This 1960-D/D Lincoln cent from Benjamin Mielke shows that the Mint mark was punched into the die at least three times.
For me writing this column, one fascinating aspect is not knowing from month to month what I will be illustrating. The question is always “What will the Coin World readers surprise me with this month?” This month it is an interesting potpourri of varieties.
Prior to 1990, the Mint mark was hand punched into the working dies. It usually required more than one tap of the punch with a mallet to make a satisfactory impression of the Mint mark in the die. If there was any movement of the hand held punch between taps with the mallet, a doubled or tripled Mint mark would result.
Benjamin Mielke submitted a 1960-D/D Lincoln cent that shows one of these repunched Mint mark varieties. Careful examination shows that the Mint mark was punched at least three times.
In addition to the primary D, a weaker punch can be found to the south and another to the north. I have this one listed as 1960-D 1¢ WRPM-002.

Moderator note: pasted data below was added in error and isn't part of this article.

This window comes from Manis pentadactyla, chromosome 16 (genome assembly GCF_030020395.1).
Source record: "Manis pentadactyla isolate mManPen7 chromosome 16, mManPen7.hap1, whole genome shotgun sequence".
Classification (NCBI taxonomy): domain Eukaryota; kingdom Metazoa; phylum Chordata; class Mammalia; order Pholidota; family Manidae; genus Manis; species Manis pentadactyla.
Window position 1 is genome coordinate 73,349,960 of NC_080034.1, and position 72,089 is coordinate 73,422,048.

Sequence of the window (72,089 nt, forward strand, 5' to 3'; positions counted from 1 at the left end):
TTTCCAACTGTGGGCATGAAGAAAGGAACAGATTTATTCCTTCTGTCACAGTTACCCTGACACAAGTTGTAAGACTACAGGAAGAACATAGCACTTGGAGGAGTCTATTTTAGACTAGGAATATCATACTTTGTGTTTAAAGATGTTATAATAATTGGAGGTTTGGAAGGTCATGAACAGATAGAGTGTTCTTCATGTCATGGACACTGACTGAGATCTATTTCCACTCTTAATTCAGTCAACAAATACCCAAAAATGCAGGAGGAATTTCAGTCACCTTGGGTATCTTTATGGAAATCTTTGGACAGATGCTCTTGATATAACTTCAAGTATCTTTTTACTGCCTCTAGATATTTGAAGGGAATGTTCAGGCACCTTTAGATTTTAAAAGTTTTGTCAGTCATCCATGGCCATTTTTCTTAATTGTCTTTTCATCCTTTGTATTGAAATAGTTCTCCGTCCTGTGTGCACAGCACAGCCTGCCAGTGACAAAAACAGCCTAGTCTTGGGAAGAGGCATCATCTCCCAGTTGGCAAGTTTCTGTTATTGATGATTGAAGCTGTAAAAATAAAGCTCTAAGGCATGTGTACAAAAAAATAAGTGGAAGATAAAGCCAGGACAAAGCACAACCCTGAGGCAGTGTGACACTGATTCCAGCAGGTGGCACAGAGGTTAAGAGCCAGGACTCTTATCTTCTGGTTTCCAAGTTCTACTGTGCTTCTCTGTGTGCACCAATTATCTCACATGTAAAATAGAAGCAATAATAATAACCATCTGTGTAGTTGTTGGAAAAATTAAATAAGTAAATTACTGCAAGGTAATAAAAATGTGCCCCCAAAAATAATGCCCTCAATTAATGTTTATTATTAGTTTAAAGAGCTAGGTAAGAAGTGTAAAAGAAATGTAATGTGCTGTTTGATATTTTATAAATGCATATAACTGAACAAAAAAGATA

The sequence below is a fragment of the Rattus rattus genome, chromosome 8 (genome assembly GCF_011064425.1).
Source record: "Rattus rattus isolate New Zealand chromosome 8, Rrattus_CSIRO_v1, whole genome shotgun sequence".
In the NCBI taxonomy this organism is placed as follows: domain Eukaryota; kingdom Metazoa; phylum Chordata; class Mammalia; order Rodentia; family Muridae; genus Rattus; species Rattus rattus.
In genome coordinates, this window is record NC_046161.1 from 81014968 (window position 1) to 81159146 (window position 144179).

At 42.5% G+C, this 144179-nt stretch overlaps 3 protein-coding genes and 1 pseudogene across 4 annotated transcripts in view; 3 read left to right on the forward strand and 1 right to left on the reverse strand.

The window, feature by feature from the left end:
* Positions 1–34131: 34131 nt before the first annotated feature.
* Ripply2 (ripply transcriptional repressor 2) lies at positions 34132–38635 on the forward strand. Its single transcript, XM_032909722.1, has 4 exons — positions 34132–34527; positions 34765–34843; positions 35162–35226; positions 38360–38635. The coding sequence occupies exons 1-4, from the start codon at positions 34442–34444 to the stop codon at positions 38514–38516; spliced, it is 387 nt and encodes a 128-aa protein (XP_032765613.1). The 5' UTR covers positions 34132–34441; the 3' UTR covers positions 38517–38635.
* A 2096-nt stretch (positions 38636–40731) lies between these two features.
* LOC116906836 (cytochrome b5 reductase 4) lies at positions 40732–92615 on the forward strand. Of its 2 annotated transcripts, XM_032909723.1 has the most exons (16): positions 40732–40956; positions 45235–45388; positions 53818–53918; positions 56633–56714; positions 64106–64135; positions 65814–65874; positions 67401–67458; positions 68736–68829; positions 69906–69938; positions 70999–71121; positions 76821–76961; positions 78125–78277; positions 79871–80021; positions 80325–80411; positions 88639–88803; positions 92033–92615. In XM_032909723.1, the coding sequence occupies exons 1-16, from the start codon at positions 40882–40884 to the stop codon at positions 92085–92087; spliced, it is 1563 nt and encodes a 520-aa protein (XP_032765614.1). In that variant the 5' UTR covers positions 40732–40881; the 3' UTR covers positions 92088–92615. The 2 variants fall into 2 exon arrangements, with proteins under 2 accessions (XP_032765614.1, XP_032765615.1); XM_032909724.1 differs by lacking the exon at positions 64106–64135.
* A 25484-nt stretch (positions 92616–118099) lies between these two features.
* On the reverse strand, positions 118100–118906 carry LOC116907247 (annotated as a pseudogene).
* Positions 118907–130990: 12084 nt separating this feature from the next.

It’s not a new listing but it is a great example of the nice varieties that can still be found with a bit of searching.
A 1998-D Lincoln cent with a doubled die reverse was submitted by Joseph Koelling.
Extra columns can be found in the first, second, third, ninth, 10th, and 11th Lincoln Memorial bays. I have this one listed as 1998-D 1¢ WDDR-007 and can’t help but wonder why someone didn’t report it sooner.
Marilyn Keeney shared a 2004-P Florida quarter dollar that shows nice doubling on the underside of Washington’s earlobe. I now have this one in my files as 2004-P 25¢ FL WDDO-002. Keeney has contributed a number of nice varieties to this column and is a great example of the “seek and you shall find” approach.
A 1951 Franklin half dollar with a doubled die reverse was submitted by Tony Russo.
Listed as 1951 50¢ WDDR-004, doubling shows on the left side of the upper bell structure, the left side and top of the bell supports, the bell clapper, the bottom of the bell, and the eagle’s talons and tail feathers.
John Wexler is a renowned numismatic researcher and author on error coins and die varieties.